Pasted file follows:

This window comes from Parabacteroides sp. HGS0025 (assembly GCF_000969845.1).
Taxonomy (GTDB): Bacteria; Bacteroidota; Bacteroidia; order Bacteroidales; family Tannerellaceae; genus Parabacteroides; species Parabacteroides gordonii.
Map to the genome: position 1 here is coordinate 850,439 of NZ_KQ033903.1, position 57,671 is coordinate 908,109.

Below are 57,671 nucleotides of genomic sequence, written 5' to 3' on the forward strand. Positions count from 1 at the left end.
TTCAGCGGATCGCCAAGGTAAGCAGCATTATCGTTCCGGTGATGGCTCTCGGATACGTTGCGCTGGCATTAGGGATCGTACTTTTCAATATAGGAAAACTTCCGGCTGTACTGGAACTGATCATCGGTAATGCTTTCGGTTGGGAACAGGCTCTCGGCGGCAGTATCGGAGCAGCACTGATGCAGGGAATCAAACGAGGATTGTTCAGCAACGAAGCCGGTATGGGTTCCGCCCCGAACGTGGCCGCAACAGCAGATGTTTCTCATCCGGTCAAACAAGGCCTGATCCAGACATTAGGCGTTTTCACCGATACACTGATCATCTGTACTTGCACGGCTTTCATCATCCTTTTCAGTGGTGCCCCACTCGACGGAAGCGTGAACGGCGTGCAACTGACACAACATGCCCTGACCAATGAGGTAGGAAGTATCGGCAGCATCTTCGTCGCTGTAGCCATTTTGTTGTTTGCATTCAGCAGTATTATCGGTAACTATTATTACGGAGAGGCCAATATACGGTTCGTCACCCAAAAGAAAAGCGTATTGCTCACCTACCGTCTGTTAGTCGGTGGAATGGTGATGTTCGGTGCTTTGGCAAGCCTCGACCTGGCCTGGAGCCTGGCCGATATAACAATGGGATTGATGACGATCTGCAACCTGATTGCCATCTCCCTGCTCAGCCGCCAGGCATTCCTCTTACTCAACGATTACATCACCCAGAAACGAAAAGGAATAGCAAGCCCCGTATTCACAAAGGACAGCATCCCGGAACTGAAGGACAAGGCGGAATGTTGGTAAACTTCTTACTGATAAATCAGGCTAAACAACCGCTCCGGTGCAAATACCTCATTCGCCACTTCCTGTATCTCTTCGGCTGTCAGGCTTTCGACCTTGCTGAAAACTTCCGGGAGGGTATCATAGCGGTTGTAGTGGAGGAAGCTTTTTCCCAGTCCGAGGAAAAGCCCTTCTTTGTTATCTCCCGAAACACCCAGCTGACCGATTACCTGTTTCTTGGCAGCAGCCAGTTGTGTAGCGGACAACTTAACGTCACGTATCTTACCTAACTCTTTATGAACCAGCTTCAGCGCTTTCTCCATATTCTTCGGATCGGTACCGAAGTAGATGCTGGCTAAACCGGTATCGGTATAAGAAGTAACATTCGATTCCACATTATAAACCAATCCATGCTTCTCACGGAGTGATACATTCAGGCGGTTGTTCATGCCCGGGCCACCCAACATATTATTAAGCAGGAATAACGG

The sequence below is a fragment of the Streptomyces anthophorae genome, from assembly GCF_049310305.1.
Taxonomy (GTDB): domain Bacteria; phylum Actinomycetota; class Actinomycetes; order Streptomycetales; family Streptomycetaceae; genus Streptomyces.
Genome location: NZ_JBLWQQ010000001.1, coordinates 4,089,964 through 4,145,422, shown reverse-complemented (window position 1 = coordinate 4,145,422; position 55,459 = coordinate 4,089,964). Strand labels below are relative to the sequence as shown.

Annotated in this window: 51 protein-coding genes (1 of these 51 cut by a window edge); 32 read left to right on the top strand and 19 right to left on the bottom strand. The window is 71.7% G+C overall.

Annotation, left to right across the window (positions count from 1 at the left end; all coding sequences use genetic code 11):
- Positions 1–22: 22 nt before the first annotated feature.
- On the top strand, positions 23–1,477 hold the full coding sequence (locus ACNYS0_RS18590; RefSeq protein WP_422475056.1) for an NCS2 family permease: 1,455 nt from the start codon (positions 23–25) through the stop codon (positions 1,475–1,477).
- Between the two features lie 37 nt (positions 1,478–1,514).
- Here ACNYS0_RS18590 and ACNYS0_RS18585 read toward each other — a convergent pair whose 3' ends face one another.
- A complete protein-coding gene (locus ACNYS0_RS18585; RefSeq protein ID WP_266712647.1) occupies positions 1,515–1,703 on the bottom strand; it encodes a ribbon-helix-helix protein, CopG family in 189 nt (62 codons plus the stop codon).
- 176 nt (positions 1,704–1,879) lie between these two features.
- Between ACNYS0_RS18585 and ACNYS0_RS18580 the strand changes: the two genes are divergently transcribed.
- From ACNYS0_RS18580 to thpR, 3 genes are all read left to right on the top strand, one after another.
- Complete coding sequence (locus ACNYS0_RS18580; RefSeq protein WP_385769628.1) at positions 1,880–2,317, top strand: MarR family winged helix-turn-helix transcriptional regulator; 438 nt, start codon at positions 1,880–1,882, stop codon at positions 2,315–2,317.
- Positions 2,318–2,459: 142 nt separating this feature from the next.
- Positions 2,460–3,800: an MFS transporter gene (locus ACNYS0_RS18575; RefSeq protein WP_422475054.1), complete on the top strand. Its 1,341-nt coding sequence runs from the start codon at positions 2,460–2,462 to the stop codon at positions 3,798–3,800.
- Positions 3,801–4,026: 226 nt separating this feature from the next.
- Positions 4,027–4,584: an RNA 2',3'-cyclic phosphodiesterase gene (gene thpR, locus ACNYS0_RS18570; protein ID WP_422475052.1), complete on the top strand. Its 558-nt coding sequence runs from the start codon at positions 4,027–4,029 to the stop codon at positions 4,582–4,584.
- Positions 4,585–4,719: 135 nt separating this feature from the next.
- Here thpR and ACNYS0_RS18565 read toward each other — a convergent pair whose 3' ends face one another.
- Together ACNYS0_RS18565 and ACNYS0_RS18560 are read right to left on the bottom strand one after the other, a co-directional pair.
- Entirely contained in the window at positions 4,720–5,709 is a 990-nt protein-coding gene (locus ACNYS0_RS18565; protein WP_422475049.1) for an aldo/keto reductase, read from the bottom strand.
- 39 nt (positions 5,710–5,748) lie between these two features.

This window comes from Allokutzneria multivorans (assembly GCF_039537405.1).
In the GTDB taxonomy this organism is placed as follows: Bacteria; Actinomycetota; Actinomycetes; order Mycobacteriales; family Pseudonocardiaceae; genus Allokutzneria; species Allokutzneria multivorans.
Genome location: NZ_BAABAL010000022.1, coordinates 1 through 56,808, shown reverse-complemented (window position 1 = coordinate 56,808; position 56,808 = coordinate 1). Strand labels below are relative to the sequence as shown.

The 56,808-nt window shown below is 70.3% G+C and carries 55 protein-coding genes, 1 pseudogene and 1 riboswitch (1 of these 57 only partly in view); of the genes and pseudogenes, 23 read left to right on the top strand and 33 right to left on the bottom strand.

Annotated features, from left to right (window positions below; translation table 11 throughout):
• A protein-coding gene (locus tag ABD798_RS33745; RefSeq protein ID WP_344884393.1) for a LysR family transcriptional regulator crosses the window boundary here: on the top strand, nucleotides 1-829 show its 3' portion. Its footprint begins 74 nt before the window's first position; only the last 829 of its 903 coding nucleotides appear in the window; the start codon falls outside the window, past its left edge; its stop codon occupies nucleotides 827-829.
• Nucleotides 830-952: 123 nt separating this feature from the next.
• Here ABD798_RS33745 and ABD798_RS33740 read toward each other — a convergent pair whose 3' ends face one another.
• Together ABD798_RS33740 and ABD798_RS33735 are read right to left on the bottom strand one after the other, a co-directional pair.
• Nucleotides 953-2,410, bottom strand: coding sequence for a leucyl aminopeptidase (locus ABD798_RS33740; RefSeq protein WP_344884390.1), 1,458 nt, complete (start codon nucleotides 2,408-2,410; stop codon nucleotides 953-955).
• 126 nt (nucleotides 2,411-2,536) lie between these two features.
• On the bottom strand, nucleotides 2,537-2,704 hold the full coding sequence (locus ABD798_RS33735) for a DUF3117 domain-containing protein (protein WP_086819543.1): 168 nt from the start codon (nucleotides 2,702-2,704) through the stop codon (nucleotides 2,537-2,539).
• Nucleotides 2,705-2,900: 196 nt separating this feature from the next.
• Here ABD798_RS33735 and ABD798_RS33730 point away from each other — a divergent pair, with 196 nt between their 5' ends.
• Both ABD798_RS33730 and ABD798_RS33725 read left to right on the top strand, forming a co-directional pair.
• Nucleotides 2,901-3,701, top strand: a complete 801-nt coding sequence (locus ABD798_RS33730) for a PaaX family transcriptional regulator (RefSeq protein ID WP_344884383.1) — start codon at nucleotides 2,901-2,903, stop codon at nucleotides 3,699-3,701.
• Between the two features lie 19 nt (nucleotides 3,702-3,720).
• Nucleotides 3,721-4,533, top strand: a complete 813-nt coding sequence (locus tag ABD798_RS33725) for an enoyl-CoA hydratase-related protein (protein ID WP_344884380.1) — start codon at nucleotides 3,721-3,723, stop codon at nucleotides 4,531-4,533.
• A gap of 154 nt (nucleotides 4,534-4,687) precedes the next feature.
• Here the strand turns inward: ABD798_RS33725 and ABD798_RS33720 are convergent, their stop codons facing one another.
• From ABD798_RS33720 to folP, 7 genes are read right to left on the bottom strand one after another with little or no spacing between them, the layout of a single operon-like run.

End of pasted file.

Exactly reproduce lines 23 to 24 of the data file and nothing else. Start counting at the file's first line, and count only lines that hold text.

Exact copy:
- Positions 4,027–4,584: an RNA 2',3'-cyclic phosphodiesterase gene (gene thpR, locus ACNYS0_RS18570; protein ID WP_422475052.1), complete on the top strand. Its 558-nt coding sequence runs from the start codon at positions 4,027–4,029 to the stop codon at positions 4,582–4,584.
- Positions 4,585–4,719: 135 nt separating this feature from the next.